“Every time this has come up and they’ve come up with a plan, the savings hasn’t been more than $10 million,” she says. “There are certain neighborhoods that don’t have neighborhood schools or don’t have enough seats to accommodate all their students. The numbers just don’t add up.”

Under the current school assignment plan, the city is divided into three large zones. Parents may apply for a spot in any school within their zone. Roxbury is in the School Department’s West Zone, which also includes Jamaica Plain, Roslindale and West Roxbury — neighborhoods with a relatively high number of white students.

District 4 Councilor Charles Yancey, who represents the predominantly black and Latino neighborhoods in Dorchester and Mattapan, says neighborhood schools would limit choices for many parents.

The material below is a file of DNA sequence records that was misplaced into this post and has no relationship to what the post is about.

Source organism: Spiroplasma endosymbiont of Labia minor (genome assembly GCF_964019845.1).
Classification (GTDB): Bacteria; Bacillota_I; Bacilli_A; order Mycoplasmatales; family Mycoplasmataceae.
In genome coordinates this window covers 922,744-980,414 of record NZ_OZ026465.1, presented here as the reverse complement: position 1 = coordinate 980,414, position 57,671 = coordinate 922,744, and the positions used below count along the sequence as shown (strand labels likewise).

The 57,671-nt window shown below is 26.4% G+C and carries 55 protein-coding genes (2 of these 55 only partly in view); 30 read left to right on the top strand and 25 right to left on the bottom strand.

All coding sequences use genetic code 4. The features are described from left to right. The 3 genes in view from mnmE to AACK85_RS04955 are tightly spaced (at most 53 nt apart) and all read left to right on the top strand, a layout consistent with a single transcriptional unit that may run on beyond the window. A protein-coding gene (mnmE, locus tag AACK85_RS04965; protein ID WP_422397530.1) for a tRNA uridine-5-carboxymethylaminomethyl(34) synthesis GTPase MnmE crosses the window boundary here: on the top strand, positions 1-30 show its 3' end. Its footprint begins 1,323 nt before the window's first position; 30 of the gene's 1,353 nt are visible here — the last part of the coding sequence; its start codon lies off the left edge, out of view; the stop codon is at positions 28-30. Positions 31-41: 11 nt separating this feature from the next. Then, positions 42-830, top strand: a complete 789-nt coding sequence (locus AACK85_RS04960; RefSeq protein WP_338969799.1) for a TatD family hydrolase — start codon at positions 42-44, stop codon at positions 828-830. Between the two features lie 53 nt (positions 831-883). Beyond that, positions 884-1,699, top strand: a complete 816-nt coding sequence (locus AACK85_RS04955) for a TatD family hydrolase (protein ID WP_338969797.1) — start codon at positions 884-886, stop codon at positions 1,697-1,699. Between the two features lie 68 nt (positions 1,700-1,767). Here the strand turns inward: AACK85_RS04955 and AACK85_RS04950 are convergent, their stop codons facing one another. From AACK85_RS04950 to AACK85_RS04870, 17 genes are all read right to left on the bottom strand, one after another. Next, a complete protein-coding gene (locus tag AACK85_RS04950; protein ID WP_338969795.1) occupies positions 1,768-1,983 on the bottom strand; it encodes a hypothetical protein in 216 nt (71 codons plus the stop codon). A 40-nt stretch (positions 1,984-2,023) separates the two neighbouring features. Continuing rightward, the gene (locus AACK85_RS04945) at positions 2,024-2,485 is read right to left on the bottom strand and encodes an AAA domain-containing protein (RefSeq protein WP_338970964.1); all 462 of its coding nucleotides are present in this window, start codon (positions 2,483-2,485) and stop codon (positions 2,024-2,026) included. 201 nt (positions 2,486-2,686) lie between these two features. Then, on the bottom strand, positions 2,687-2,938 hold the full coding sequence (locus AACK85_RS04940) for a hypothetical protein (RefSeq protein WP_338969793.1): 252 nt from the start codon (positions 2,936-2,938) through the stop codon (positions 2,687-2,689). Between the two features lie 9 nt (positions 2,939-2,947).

“If you implement neighborhood schools, by definition you’re limiting choice for kids not just in Roxbury and Dorchester, but all over Boston,” he says. “I believe we should have a school system where all the schools are high quality. And I think parents should have the opportunity to choose schools.”

Nowhere is the lack of seats more acute than in Back Bay and Beacon Hill. Parents in Beacon Hill have been advocating for the creation of a public elementary school there for several years. Interestingly, at the Ward 5 meeting in June, Connolly, Flaherty, Murphy and O’Ryan’s calls for neighborhood schools went unchallenged there.

Connolly, who acknowledges that the school assignment policy is a divisive issue, insists that he wants to preserve choice, even as he argues for cutting the schools’ transportation budget.

Horace Small, executive director of the Union of Minority Neighborhoods, says Connolly’s position is disingenuous.

“We understand that John’s talking out of both sides of his mouth,” Small says. “We have to talk about equity. We have to make sure the education kids get in Roxbury is the same education that kids get in West Roxbury.”